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Sam Manzello


Fighting Fires With Science

Learning how to ‘dragon-proof’ buildings

Published: Thursday, July 7, 2016 - 15:07

I’m a dragon wrangler. Although that might sound like something straight out of Harry Potter or Game of Thrones, this isn’t fantasy—it’s serious science.

As a fire researcher, or more colloquially, a dragon wrangler, my job is to help protect people and property from fire’s devastating effects. My area of expertise is wildfires, and in particular wildfires that threaten whole communities, which we call wildland-urban interface (WUI) fires. In the United States alone there are more than 80,000 wildfires every year. A little more than 2 percent of those fires threaten populated areas, putting 46 million structures and more than 120 million people at risk. Every year, we lose about 3,000 homes to these kinds of fires.

The “Beast” wildfire that swept through Fort McMurray, Alberta, Canada, displaced 88,000 people for a month; destroyed about 2,400 homes, businesses, and other buildings; and shut down almost a quarter of Canada’s oil production. For me, watching the news reports and seeing the violence with which that wildfire swept through the town underscored the need for more WUI fire research. The loss of forest is unfortunate (although it’s a part of the natural cycle), but the loss of homes and lives is tragic and unnecessary.

WUI fires are a significant problem throughout the world. In the past few years, wildfires have affected Australia, Brazil, Chile, France, Greece, Portugal, Spain, and the United States. As the Fort McMurray fire graphically illustrated, it seems as though these fires are only getting worse.

In fact, President Obama was concerned enough that he recently signed an executive order to look into the potential effect that WUI fires could have on federal buildings.

Part of the reason that WUI fires give us so much trouble is that we don’t know much about them. Historically, most fire researchers have studied fires inside buildings. However, unlike a fire confined to a house, WUI fires are unconfined and exhibit incredibly complex behaviors driven by wind, weather, the kind of vegetation, and other factors. When vegetation and structures burn in WUI fires, pieces of burning material known as firebrands (embers) are carried off by the wind and start new fires. Showers of firebrands rained down on neighborhoods during the Fort McMurray fires and are a common characteristic of WUI fires worldwide.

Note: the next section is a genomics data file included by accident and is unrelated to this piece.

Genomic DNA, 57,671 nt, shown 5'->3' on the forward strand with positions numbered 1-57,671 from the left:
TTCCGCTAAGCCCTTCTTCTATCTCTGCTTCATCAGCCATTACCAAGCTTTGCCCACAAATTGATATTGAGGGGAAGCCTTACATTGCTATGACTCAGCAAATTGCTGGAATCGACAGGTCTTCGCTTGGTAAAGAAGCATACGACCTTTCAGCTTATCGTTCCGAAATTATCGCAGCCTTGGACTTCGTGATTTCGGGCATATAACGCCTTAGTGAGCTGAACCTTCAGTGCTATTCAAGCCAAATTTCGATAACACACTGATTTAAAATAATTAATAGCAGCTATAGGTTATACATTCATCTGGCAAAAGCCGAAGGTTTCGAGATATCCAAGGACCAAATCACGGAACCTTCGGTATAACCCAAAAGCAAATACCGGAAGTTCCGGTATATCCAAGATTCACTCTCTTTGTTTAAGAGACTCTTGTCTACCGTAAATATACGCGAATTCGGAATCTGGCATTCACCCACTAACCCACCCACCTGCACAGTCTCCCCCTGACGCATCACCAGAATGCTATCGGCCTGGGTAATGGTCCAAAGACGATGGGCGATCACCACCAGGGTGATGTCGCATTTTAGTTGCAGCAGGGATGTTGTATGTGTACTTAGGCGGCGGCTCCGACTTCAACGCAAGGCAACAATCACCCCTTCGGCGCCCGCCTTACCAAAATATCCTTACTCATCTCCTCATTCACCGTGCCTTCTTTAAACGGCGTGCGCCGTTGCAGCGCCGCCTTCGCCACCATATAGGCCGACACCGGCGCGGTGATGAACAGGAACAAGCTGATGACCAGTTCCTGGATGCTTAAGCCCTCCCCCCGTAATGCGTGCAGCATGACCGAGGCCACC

Although the dangers of firebrand showers have been known for decades, little research has been done on them because they’re difficult to realistically replicate and measure. To do this, my colleagues and I at the National Institute of Standards and Technology (NIST) had to invent an entirely new experimental approach—the NIST Firebrand Generator. We just call it the Dragon.

You can learn more about our Dragon technology by watching the video below:

We use the Dragon to generate controlled, repeatable firebrand showers that act just like those from real WUI fires, a feat for which fire chief Ethan Foote and I won an annual award from the National Fire Protection Association.

Without standard laboratory test methods, fire researchers can’t evaluate or compare how well different building materials and architectural features like roofs and walls resist being ignited by firebrands. Our current understanding of how well these different building components stand up to WUI fires is still mainly based on informal reports made by untrained observers. As a result, the limited number of WUI building codes and standards we have lack scientific rigor and do not explicitly address firebrand exposure.